Nov. 6, 2016

My Vote; Part 2

As an American, I confess that the 2016 Presidential campaign has been deeply embarrassing. And yet I find that the ugly phenomenon of Donald Trump is similar to political situations in other Western nations.

It has been no surprise that Trump has strongly supported Brexit, or Britain’s vote to exit the European Union. Brexit was fueled by anti-immigration sentiment and calls to “take back control” of Britain from an international elite. While supporters of remaining in the EU had much stronger economic evidence to support their arguments, they were never able to successfully address voters concerns over immigration. Many British voters thought that the political and economic elites of Britain were happy to let in a large number of immigrants (usually from Eastern Europe) that would take jobs away from working-class Britons. Similarly to Trump, Brexit supporters wanted to put Britain first while rejecting globalization. The most prominent pro-Brexit politician, Nigel Farage of the UK Independence Party, has actually campaigned in America with Trump and blasted Hillary Clinton.

It has also not been a surprise that the leaders of the French National Front have praised Trump. The FN (its initials in French) has been the largest far-right party of the French Fifth Republic. Its current leader, Marine Le Pen, is very likely to be one of the two candidates that will advance to the Presidential election run-off in next year’s election. Le Pen combines a xenophobic French nationalism (which is particularly critical of Muslims) with opposition to the EU along with a populist economic agenda that rejects globalization. Like Trump (who Le Pen has endorsed,) Le Pen has been able to attract support from the white French working class in post-industrial regions. Like many Trump voters who were traditionally working class Democrats, regions with strong FN support were previously strongholds of the French Communist Party (and the French left in general.)

In Central Europe, the nationalist right now leads two countries. Since 2010, Viktor Orban and his Fidesz party have led Hungary. Orban has dominated Hungarian institutions and weakened checks on his government’s power. He has openly praised authoritarian governance in Russia, China and Turkey while proclaiming Hungary to be an “illiberal democracy.” Orban has cleverly picked fights with the EU to maintain political support in Hungary, most notably in opposing the acceptance of refugees into Europe. Orban has also been a rare world leader to publicly endorse Trump. Since 2015, Orban’s ally Jaroslaw Kaczynski has been the dominant political figure in Poland. Kaczynski is the leader of the right-wing Law and Justice Party (or PiS in Polish.) Kaczynski is neither President nor Prime Minister of Poland, but PiS underlings who are widely known to be carrying out Kaczynski’s agenda have filled those roles. This agenda has included an attack on the Polish judiciary and democratic institutions while picking fights with the EU over issues such as refugees (similar to Orban.) Like Le Pen in France, Kaczynski has pushed a populist and anti-globalization agenda. PiS have also allied itself with a traditional Catholicism that is still strong in Poland, as seen in a recent bill that tried to make Poland’s anti-abortion laws even harsher.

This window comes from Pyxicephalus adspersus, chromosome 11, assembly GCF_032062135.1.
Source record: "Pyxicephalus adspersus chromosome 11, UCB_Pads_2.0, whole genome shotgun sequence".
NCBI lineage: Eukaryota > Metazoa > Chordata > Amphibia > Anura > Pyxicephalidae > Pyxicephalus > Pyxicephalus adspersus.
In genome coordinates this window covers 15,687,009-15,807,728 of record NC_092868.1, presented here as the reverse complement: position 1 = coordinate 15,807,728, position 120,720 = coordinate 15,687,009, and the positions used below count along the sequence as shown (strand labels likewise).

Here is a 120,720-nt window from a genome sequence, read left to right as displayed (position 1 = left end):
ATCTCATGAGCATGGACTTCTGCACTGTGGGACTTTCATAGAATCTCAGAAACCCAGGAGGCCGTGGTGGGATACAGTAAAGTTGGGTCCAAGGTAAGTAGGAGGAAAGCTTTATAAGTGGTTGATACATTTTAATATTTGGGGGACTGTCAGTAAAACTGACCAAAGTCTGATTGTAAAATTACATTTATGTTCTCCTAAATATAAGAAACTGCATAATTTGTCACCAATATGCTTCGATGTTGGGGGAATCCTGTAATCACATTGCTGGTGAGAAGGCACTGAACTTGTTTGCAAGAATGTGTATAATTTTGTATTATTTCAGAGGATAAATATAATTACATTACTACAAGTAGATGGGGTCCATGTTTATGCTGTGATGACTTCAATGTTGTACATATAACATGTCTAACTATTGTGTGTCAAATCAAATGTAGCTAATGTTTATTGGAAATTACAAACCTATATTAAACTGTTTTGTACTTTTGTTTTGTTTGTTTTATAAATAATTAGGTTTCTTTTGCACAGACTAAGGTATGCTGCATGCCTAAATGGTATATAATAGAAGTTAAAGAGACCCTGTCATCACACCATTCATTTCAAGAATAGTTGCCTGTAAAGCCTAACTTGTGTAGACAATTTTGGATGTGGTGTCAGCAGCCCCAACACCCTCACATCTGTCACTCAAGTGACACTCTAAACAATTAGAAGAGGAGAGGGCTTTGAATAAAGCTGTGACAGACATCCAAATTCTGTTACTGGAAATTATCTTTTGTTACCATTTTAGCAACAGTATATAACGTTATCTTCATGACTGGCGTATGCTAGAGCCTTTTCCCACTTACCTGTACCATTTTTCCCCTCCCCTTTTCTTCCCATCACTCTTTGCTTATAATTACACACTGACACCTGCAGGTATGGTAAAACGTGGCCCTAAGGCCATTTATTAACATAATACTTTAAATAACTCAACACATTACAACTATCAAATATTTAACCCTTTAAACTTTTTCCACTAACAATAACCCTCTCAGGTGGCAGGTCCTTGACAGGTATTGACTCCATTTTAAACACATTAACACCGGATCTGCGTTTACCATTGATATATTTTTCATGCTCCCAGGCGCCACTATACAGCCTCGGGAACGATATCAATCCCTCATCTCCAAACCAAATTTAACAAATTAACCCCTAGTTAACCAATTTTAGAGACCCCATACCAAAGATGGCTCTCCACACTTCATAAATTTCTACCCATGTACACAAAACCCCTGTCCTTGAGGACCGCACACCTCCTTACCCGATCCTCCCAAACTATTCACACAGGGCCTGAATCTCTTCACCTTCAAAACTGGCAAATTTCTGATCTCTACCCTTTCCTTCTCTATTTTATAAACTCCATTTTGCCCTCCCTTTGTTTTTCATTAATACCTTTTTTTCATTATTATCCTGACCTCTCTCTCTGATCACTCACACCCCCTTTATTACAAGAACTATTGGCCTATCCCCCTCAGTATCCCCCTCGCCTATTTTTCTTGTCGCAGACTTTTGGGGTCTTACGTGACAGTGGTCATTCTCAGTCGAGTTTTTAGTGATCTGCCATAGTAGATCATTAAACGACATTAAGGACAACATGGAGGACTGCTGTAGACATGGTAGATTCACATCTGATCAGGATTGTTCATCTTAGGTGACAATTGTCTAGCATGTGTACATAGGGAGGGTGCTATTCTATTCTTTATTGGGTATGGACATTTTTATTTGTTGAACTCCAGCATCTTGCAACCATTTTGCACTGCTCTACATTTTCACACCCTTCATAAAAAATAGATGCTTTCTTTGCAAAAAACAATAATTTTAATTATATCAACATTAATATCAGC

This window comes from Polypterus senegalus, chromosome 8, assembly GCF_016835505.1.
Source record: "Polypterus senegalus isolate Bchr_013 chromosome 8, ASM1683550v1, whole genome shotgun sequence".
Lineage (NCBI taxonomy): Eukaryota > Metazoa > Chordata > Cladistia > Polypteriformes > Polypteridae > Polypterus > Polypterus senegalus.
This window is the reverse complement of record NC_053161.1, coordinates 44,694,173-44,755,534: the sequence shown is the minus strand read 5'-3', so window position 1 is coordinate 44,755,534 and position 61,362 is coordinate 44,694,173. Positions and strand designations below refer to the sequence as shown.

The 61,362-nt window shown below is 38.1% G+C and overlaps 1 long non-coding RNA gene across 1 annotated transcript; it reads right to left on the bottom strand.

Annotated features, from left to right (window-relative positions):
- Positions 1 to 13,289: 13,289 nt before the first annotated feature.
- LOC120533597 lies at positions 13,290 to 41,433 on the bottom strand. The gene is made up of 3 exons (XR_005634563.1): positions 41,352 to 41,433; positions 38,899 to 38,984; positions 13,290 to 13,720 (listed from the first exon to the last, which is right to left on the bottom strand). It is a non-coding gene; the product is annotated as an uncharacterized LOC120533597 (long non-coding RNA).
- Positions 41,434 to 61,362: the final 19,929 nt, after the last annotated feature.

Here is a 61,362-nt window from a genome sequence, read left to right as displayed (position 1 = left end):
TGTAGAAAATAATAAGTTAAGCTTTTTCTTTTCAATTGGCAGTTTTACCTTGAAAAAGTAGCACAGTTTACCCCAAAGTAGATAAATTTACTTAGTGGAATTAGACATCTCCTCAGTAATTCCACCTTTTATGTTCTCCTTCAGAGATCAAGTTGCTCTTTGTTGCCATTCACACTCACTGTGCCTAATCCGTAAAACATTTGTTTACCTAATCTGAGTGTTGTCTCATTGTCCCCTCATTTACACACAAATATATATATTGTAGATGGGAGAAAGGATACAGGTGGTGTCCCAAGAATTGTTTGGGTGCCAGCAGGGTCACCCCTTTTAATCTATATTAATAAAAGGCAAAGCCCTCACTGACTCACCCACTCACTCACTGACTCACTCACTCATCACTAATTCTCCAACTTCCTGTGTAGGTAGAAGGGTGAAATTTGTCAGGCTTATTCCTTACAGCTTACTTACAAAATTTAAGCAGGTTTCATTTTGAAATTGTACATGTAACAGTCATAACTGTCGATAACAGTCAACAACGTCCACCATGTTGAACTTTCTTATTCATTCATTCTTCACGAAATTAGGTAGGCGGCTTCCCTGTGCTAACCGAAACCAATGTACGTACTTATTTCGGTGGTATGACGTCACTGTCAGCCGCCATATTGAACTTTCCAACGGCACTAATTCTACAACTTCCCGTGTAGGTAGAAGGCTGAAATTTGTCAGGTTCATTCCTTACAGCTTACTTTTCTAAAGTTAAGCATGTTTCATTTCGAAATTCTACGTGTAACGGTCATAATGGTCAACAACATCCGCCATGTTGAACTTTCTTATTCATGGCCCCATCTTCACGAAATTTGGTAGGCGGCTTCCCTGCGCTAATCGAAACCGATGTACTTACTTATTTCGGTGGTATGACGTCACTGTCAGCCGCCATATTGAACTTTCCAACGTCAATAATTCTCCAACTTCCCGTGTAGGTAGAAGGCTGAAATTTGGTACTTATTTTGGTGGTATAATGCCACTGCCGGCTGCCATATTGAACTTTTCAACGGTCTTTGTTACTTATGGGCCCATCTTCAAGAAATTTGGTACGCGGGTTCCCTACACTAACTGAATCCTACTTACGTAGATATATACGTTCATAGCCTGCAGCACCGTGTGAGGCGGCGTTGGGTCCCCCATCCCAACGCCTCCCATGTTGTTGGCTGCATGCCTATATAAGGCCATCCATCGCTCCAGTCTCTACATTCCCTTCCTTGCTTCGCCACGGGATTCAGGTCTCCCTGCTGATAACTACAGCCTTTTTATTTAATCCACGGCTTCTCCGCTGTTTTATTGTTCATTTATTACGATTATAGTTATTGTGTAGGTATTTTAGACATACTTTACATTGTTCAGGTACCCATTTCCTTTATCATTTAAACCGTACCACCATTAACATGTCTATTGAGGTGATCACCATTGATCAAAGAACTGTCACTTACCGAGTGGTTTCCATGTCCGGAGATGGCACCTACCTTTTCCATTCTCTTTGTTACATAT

Populist and nationalist politicians have also gained popularity in Austria, Sweden, Denmark and the Netherlands. The Alternative for Germany, a right-wing party whose leaders support Trump, is almost certain to enter the German parliament in next year’s general election. These nationalist European parties all share with Trump a xenophobic rejection of immigration and a belief that a global elite has run a conspiracy to repress the “real people” of their countries. They are all economic populists and do not care for strong institutions that enforce the rule of law. Trump and his European allies also look up to Vladimir Putin as a role model (with the exception of Kaczynski in Poland, due to Poland’s history of being on the front lines of Russian aggression.) Trump, Le Pen and others repeat Russian propaganda while gazing longingly at a Russia that Putin is able to ruthlessly dominate.

Thus, Trump is not only harmful to America. The United States has, at least since the end of the Second World War, been the central nation of the free world and, even with its blemishes, a democratic model. Trump has rejected this role for America, but it is time for American voters to reject Trump and his dangerous vision for our country and our world.